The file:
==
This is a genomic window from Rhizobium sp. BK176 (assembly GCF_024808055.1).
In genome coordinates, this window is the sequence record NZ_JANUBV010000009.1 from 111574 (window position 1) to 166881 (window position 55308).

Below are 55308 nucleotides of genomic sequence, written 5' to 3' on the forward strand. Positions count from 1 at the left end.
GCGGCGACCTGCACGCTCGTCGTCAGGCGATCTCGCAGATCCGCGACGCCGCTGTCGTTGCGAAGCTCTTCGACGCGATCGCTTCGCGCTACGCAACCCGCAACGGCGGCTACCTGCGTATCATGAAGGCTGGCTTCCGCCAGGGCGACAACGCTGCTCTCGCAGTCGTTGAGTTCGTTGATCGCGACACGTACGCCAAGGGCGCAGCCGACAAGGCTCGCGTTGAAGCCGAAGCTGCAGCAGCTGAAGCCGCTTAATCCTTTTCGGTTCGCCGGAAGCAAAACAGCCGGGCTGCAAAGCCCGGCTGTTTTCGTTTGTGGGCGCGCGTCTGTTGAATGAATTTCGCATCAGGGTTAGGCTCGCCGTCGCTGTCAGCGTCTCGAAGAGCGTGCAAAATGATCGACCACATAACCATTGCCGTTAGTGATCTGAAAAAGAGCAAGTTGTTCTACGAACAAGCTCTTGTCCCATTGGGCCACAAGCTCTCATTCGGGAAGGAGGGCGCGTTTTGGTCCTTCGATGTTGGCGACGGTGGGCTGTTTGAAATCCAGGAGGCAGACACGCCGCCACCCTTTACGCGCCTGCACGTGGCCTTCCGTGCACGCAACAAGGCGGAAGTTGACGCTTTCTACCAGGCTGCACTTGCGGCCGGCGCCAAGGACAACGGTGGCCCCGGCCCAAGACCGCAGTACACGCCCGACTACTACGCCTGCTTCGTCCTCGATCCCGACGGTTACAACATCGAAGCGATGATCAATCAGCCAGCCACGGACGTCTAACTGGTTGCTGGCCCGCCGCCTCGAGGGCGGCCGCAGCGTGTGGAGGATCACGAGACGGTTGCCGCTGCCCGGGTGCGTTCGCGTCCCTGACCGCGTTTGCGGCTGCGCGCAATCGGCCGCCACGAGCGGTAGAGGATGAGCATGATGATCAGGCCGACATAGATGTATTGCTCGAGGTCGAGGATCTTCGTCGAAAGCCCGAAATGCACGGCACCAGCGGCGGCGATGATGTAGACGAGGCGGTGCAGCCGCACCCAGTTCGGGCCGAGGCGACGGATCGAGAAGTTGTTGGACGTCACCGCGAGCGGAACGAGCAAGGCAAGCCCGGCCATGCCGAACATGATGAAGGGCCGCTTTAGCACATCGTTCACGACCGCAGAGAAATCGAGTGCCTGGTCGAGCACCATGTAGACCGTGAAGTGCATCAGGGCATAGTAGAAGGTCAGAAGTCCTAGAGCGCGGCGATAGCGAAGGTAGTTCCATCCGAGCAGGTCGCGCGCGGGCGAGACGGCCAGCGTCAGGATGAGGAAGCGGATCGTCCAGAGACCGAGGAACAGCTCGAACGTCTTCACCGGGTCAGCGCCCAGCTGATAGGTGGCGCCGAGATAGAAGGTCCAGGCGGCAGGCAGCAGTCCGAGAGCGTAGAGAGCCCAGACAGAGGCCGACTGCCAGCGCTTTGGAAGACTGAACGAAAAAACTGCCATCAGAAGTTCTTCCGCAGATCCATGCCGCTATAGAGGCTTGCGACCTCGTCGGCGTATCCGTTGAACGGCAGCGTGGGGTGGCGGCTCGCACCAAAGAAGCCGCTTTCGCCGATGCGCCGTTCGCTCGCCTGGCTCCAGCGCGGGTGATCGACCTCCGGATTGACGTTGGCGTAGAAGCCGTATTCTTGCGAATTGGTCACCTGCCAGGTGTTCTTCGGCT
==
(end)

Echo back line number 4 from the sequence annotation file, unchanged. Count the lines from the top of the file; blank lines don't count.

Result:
GCGGCGACCTGCACGCTCGTCGTCAGGCGATCTCGCAGATCCGCGACGCCGCTGTCGTTGCGAAGCTCTTCGACGCGATCGCTTCGCGCTACGCAACCCGCAACGGCGGCTACCTGCGTATCATGAAGGCTGGCTTCCGCCAGGGCGACAACGCTGCTCTCGCAGTCGTTGAGTTCGTTGATCGCGACACGTACGCCAAGGGCGCAGCCGACAAGGCTCGCGTTGAAGCCGAAGCTGCAGCAGCTGAAGCCGCTTAATCCTTTTCGGTTCGCCGGAAGCAAAACAGCCGGGCTGCAAAGCCCGGCTGTTTTCGTTTGTGGGCGCGCGTCTGTTGAATGAATTTCGCATCAGGGTTAGGCTCGCCGTCGCTGTCAGCGTCTCGAAGAGCGTGCAAAATGATCGACCACATAACCATTGCCGTTAGTGATCTGAAAAAGAGCAAGTTGTTCTACGAACAAGCTCTTGTCCCATTGGGCCACAAGCTCTCATTCGGGAAGGAGGGCGCGTTTTGGTCCTTCGATGTTGGCGACGGTGGGCTGTTTGAAATCCAGGAGGCAGACACGCCGCCACCCTTTACGCGCCTGCACGTGGCCTTCCGTGCACGCAACAAGGCGGAAGTTGACGCTTTCTACCAGGCTGCACTTGCGGCCGGCGCCAAGGACAACGGTGGCCCCGGCCCAAGACCGCAGTACACGCCCGACTACTACGCCTGCTTCGTCCTCGATCCCGACGGTTACAACATCGAAGCGATGATCAATCAGCCAGCCACGGACGTCTAACTGGTTGCTGGCCCGCCGCCTCGAGGGCGGCCGCAGCGTGTGGAGGATCACGAGACGGTTGCCGCTGCCCGGGTGCGTTCGCGTCCCTGACCGCGTTTGCGGCTGCGCGCAATCGGCCGCCACGAGCGGTAGAGGATGAGCATGATGATCAGGCCGACATAGATGTATTGCTCGAGGTCGAGGATCTTCGTCGAAAGCCCGAAATGCACGGCACCAGCGGCGGCGATGATGTAGACGAGGCGGTGCAGCCGCACCCAGTTCGGGCCGAGGCGACGGATCGAGAAGTTGTTGGACGTCACCGCGAGCGGAACGAGCAAGGCAAGCCCGGCCATGCCGAACATGATGAAGGGCCGCTTTAGCACATCGTTCACGACCGCAGAGAAATCGAGTGCCTGGTCGAGCACCATGTAGACCGTGAAGTGCATCAGGGCATAGTAGAAGGTCAGAAGTCCTAGAGCGCGGCGATAGCGAAGGTAGTTCCATCCGAGCAGGTCGCGCGCGGGCGAGACGGCCAGCGTCAGGATGAGGAAGCGGATCGTCCAGAGACCGAGGAACAGCTCGAACGTCTTCACCGGGTCAGCGCCCAGCTGATAGGTGGCGCCGAGATAGAAGGTCCAGGCGGCAGGCAGCAGTCCGAGAGCGTAGAGAGCCCAGACAGAGGCCGACTGCCAGCGCTTTGGAAGACTGAACGAAAAAACTGCCATCAGAAGTTCTTCCGCAGATCCATGCCGCTATAGAGGCTTGCGACCTCGTCGGCGTATCCGTTGAACGGCAGCGTGGGGTGGCGGCTCGCACCAAAGAAGCCGCTTTCGCCGATGCGCCGTTCGCTCGCCTGGCTCCAGCGCGGGTGATCGACCTCCGGATTGACGTTGGCGTAGAAGCCGTATTCTTGCGAATTGGTCACCTGCCAGGTGTTCTTCGGCT